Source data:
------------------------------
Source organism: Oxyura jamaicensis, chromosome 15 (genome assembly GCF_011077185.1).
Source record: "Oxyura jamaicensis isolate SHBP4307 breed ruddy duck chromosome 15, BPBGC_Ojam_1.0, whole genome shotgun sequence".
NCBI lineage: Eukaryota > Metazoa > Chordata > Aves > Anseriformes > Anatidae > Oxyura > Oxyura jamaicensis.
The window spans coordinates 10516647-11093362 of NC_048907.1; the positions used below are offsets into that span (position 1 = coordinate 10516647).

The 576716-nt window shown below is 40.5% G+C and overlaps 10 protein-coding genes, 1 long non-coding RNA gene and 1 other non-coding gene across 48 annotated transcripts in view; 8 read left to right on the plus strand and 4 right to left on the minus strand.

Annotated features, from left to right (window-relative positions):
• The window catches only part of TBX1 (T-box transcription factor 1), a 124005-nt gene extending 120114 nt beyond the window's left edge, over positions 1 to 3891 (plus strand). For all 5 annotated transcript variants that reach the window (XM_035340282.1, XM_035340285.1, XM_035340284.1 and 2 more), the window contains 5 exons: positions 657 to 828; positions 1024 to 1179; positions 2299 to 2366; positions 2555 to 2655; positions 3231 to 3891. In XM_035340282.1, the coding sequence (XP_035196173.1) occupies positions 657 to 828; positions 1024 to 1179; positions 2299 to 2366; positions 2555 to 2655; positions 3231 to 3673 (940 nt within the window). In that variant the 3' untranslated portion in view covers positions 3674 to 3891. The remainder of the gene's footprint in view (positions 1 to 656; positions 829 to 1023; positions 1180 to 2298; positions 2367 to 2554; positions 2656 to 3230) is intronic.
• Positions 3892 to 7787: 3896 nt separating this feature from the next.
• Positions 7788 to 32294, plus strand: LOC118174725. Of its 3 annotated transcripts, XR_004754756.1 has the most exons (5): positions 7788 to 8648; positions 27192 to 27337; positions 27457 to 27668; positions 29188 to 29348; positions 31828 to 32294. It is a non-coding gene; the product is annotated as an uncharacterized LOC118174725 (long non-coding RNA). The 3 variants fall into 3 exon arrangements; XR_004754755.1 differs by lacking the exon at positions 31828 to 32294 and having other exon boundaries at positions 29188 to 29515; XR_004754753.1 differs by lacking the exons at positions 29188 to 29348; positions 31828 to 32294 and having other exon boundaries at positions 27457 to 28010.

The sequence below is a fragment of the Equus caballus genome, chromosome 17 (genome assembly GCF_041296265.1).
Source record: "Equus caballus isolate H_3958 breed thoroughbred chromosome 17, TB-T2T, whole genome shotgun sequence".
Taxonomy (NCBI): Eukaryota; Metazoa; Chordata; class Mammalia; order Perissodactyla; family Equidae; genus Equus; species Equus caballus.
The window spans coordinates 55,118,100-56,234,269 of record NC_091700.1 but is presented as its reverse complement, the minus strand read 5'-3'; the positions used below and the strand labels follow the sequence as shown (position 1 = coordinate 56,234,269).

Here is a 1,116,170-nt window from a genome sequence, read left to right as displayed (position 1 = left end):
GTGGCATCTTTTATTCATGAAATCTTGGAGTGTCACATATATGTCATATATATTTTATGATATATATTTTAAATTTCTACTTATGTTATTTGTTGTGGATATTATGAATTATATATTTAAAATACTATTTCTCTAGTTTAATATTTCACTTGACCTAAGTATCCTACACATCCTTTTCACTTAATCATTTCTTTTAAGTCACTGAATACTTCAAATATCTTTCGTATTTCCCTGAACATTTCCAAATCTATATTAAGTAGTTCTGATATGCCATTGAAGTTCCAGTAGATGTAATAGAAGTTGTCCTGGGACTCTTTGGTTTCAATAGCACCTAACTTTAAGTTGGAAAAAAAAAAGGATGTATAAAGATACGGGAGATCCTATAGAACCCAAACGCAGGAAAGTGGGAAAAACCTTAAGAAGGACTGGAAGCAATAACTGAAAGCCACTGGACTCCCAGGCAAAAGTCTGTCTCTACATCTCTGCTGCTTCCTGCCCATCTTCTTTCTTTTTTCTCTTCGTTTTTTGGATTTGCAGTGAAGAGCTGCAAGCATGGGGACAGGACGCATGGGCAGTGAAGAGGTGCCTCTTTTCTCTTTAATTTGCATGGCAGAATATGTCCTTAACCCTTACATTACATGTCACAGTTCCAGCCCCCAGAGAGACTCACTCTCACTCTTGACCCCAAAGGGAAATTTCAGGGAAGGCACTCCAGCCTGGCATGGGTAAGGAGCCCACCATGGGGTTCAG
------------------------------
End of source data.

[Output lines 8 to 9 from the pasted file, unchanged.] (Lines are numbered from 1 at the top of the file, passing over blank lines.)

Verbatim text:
• Positions 3892 to 7787: 3896 nt separating this feature from the next.
• Positions 7788 to 32294, plus strand: LOC118174725. Of its 3 annotated transcripts, XR_004754756.1 has the most exons (5): positions 7788 to 8648; positions 27192 to 27337; positions 27457 to 27668; positions 29188 to 29348; positions 31828 to 32294. It is a non-coding gene; the product is annotated as an uncharacterized LOC118174725 (long non-coding RNA). The 3 variants fall into 3 exon arrangements; XR_004754755.1 differs by lacking the exon at positions 31828 to 32294 and having other exon boundaries at positions 29188 to 29515; XR_004754753.1 differs by lacking the exons at positions 29188 to 29348; positions 31828 to 32294 and having other exon boundaries at positions 27457 to 28010.